• Antiparasitic medicine: This medicine may be given to kill parasites. Parasites are living things that feed or eat off of other living things.

Do's and Do nots:

When in another country, do not drink unpurified water (water that has not been cleaned with special chemicals).

  • Do wash your hands often with soap and purified or bottled water. Hand washing helps prevent the spread of traveler's diarrhea to others.

  • Do drink bottled water. You may also drink soda pop or other flavored drinks that come in bottles.

  • Do use bottled water or a mouthwash solution when brushing your teeth. Use purified or bottled water to wash foods. Do not use tap (faucet) water unless you know that it is purified.

  • Do not eat raw food such as lettuce or uncooked fruit unless you washed and peeled it yourself. Do not eat raw foods that were peeled by a street vendor.

  • Do not eat raw or undercooked meat and seafood. Eat grilled or steaming hot, well-cooked meats and seafood instead. Avoid milk, ice cream and other dairy products.

  • Do not put ice in your drinks. When in a restaurant, order your drinks to be served to you without ice cubes.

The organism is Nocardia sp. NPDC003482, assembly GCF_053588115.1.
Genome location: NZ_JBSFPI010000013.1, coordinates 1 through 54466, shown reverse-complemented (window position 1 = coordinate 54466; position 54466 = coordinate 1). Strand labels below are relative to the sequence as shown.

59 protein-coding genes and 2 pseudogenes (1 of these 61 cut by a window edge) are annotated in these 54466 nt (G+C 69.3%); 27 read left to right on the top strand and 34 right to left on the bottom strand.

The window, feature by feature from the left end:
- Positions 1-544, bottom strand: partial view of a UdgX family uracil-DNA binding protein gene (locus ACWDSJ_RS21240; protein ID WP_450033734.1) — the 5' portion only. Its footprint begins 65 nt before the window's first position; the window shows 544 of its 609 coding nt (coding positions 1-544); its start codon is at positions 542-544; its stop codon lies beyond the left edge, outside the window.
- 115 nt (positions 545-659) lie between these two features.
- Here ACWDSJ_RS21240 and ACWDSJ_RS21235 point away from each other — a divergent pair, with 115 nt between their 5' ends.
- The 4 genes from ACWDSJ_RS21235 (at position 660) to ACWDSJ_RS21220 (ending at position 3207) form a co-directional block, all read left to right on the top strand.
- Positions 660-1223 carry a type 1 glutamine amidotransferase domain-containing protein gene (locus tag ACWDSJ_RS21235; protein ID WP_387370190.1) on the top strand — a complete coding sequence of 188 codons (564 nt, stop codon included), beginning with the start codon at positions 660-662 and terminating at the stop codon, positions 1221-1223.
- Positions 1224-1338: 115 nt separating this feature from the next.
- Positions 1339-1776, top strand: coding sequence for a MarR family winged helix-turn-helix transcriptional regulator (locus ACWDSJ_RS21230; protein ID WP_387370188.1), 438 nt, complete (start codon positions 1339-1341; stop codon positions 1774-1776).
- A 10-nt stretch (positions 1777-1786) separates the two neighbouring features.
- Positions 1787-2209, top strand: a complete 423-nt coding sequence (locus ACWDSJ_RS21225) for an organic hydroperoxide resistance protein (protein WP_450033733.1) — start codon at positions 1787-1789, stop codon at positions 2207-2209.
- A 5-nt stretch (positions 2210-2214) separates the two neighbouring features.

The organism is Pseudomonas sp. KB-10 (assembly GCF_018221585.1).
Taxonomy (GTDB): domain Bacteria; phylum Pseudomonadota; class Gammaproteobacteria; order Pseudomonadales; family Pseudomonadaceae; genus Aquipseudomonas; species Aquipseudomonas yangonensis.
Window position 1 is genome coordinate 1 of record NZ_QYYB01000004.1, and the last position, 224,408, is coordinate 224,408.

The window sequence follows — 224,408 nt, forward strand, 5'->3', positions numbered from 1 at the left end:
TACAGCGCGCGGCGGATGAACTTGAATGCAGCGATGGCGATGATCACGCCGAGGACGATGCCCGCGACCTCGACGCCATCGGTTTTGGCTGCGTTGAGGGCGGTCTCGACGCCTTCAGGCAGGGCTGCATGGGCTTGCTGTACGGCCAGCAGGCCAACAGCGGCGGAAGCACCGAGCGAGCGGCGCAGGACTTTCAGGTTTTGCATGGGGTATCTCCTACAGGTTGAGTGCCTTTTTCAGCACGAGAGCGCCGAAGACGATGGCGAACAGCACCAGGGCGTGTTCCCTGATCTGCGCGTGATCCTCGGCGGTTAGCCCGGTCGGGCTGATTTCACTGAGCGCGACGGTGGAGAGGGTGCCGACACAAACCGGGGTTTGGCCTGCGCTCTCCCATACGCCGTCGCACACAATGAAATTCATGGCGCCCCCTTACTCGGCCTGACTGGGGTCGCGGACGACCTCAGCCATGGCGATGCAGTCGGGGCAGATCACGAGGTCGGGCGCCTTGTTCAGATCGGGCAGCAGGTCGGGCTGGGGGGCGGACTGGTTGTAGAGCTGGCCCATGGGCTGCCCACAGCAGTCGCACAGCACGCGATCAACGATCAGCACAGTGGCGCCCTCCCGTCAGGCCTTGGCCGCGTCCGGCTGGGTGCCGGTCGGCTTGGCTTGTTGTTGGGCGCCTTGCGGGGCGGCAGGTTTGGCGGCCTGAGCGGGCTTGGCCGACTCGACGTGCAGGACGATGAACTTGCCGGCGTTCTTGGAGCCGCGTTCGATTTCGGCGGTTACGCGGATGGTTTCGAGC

For more information:

Before you travel, ask your caregiver if you need any vaccinations (immunization shots). Learn about the safeness of food and water, and common diseases in the country you plan to visit. Contact the following organizations to learn more about traveler's diarrhea and sanitary (clean) conditions in other countries:

  • Centers for Disease Control and Prevention (CDC)
    1600 Clifton Road
    Atlanta , GA 30333
    Phone: 1- 800 - 232-4636
    Web Address:
  • World Health Organization
    Web Address:

Call your caregiver if:

  • You think are you becoming dehydrated. You may be dehydrated if you have a dry mouth, or you feel thirsty, dizzy, or lightheaded. You may also pass little or no urine.

  • Your diarrhea lasts for more than seven days.

  • You see mucus or worms in your BM.

Seek care immediately if:

  • You have a fever.

  • You have a bloody BM.

  • You have pain in your abdomen (belly) that is getting worse.

  • You are too weak to stand up.

  • Your baby or toddler gets diarrhea, or you get severe diarrhea.

Care Agreement

You have the right to help plan your care. Learn about your health condition and how it may be treated. Discuss treatment options with your caregivers to decide what care you want to receive. You always have the right to refuse treatment. The above information is an educational aid only. It is not intended as medical advice for individual conditions or treatments. Talk to your doctor, nurse or pharmacist before following any medical regimen to see if it is safe and effective for you.

© 2014 Truven Health Analytics Inc. Information is for End User's use only and may not be sold, redistributed or otherwise used for commercial purposes. All illustrations and images included in CareNotes® are the copyrighted property of A.D.A.M., Inc. or Truven Health Analytics.